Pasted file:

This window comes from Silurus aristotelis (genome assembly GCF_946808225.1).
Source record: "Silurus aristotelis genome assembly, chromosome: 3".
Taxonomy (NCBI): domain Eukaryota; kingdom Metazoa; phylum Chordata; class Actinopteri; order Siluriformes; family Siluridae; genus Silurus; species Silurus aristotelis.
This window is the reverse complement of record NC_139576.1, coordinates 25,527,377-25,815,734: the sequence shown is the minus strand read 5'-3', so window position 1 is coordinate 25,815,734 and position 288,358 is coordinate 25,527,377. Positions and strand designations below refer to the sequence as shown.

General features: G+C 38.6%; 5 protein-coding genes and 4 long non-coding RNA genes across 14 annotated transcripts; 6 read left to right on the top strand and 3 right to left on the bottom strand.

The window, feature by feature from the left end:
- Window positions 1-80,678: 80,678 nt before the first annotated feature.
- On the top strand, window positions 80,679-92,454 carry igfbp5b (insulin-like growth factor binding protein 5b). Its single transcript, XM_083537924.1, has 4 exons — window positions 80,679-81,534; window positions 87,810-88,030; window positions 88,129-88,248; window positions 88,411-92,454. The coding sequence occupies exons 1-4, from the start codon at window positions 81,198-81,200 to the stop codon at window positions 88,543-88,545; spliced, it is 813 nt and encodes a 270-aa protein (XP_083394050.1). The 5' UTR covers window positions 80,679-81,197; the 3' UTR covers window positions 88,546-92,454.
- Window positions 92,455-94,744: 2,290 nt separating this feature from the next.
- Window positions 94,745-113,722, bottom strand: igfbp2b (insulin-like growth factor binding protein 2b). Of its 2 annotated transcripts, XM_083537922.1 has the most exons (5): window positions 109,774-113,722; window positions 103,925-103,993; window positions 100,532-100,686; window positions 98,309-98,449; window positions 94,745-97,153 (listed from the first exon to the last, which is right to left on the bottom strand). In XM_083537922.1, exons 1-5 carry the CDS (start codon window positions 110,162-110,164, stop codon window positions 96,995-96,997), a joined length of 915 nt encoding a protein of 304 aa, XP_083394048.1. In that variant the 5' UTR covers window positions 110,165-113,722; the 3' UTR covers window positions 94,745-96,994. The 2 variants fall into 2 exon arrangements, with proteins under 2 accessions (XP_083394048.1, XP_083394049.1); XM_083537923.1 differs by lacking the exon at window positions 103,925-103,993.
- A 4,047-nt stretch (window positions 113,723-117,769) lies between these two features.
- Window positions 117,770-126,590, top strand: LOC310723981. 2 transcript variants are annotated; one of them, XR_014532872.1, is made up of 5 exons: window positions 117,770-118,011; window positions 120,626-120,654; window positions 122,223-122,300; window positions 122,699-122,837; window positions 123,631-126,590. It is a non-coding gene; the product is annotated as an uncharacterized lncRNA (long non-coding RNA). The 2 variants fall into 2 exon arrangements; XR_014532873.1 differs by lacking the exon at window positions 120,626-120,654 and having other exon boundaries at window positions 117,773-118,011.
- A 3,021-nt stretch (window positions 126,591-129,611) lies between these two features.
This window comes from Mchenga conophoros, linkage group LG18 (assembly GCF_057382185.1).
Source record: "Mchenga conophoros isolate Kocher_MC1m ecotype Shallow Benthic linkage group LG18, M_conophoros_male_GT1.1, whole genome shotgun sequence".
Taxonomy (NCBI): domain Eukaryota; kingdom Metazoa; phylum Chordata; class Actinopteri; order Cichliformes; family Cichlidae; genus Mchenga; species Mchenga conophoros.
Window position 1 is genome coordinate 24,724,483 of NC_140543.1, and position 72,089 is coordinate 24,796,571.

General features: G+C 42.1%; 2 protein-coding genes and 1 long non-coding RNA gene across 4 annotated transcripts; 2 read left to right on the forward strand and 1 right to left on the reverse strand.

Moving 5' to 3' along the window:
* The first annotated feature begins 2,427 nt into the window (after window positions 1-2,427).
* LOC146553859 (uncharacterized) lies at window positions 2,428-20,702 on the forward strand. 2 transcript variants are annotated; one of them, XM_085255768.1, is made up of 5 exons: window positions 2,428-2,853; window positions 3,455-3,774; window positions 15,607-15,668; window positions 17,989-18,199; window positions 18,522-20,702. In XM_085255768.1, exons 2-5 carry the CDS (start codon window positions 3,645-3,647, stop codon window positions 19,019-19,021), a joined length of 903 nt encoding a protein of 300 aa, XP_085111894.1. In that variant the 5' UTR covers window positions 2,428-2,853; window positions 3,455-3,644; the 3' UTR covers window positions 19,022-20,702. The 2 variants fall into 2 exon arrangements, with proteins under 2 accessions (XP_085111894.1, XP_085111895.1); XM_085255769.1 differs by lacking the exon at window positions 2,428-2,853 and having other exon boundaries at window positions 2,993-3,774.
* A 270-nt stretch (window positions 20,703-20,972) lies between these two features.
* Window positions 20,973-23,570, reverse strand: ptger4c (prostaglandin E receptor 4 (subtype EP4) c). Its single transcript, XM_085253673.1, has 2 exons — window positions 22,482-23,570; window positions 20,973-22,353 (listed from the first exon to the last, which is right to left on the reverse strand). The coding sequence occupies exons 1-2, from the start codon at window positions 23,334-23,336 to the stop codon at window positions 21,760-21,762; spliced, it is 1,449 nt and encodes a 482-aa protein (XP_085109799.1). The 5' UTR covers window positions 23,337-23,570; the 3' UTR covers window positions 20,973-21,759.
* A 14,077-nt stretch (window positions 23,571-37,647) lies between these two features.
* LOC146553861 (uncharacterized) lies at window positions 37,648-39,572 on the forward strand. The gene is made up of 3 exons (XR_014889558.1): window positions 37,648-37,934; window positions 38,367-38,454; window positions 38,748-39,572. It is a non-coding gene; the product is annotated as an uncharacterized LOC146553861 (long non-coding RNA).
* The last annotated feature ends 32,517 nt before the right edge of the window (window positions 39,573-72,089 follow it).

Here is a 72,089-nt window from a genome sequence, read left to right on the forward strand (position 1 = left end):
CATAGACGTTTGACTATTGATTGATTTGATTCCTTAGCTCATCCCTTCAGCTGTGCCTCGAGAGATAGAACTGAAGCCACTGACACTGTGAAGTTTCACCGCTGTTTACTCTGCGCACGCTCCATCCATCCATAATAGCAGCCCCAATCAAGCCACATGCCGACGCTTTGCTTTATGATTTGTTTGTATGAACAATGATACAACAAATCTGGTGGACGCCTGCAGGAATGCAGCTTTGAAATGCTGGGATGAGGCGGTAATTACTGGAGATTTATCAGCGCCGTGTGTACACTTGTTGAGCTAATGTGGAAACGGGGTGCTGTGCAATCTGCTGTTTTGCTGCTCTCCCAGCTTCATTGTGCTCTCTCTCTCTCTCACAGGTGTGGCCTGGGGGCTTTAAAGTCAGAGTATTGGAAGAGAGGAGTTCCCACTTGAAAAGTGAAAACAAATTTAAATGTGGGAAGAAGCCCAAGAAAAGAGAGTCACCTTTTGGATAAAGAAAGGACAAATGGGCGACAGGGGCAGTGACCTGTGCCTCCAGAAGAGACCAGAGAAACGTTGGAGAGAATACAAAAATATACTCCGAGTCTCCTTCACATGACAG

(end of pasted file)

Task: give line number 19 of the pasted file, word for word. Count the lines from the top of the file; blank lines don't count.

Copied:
Moving 5' to 3' along the window: